When does a deal involve securities regulation? Part 1: Introduction

Business owners and attorneys without a securities background will often engage in transactions that, while on first blush do not involve securities regulation, but actually are a securities transaction, and thus subject to federal and state securities laws.  For instance, real estate developers often finance projects by bringing in outside investors as limited partners.  They are likely to hire a real estate attorney to complete the deal, who will dutifully draft a limited partnership agreement for the transaction.  What neither of them often realize is that a securities transaction is occurring as part of the deal.  The sale of limited partnership interests is usually a securities transaction under federal and state law.  This means that the interests are subject to registration with the SEC and with the state of each investor’s residence[1], unless an exemption can be found. In addition, all statements made in discussions with limited partners are subject to the anti-fraud rules.

The reality is that the definition of “security” is a whole lot broader than many people realize.  In fact, it is a lot broader than what many attorneys realize, at least those without a background in securities law.  In this series of posts, I’ll explore when securities laws apply and when they don’t apply to particular transactions.

The Federal Definition of a Security

Each of the main federal statutes (the Securities Act of 1933, the Securities Exchange Act of 1934, the Investment Company Act of 1940, and the Investment Advisers Act of 1940) has a definition of the term “security.”  For the most part, they are all very similar, with only minor differences between them.[2]  So lets start with the definition used in the Securities Act of 1933:

[U]nless the context otherwise requires… [t]he term ‘‘security’’ means any note, stock, treasury stock, security future, security-based swap, bond, debenture, evidence of indebtedness, certificate of interest or participation in any profit-sharing agreement, collateral-trust certificate, preorganization certificate or subscription, transferable share, investment contract, voting-trust certificate, certificate of deposit for a security, fractional undivided interest in oil, gas, or other mineral rights, any put, call, straddle, option, or privilege on any security, certificate of deposit, or group or index of securities (including any interest therein or based on the value thereof), or any put, call, straddle, option, or privilege entered into on a national securities exchange relating to foreign currency, or, in general, any interest or instrument commonly known as a ‘‘security’’, or any certificate of interest or participation in, temporary or interim certificate for, receipt for, guarantee of, or warrant or right to subscribe to or purchase, any of the foregoing.”[3]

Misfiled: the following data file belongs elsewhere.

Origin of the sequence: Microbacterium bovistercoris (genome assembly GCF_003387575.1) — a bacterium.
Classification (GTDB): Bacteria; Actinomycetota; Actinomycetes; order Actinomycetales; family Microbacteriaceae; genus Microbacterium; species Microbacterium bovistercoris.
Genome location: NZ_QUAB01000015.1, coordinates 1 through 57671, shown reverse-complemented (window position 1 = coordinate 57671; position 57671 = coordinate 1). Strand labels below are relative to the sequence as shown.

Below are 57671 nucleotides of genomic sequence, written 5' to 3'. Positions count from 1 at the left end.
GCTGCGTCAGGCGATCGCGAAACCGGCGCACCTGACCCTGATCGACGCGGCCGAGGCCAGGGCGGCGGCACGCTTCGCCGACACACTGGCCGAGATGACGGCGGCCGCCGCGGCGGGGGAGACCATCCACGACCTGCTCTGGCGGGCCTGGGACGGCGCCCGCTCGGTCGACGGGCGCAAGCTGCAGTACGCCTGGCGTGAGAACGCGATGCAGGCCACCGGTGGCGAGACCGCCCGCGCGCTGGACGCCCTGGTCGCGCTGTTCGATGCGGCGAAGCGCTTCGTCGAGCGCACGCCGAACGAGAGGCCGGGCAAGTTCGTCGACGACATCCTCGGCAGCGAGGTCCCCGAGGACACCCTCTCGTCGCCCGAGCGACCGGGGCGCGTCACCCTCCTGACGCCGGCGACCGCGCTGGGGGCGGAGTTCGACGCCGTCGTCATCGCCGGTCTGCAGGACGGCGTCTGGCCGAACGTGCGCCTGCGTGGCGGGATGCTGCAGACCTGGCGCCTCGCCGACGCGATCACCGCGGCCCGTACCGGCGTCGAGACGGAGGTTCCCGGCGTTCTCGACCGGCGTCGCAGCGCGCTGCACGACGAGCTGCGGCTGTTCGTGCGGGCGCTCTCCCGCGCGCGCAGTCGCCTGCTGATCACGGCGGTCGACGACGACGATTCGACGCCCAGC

That’s quite a lot to digest, but there are a couple of initial important points.  First, a large number of different types of transactions are securities transactions.  For instance, stock in a closely held business or a note evidencing a loan are both potentially within the definition of a “security.”  Therefore, when incorporating your business, the sale of stock to your fellow co-founders can indeed be a securities transaction.  In addition, the issuance of a promissory note, which happens in most loan transactions, can also be a securities transaction.  So there are a lot of transactions that may be subject to securities laws that you would ordinarily not think of as a securities transaction.  I’ve seen many entrepreneurs think that simply issuing notes, rather than equity, to investors gets them out of complying with securities law.  So does this mean that all loans are securities transactions?  No, it doesn’t, as I will explain below.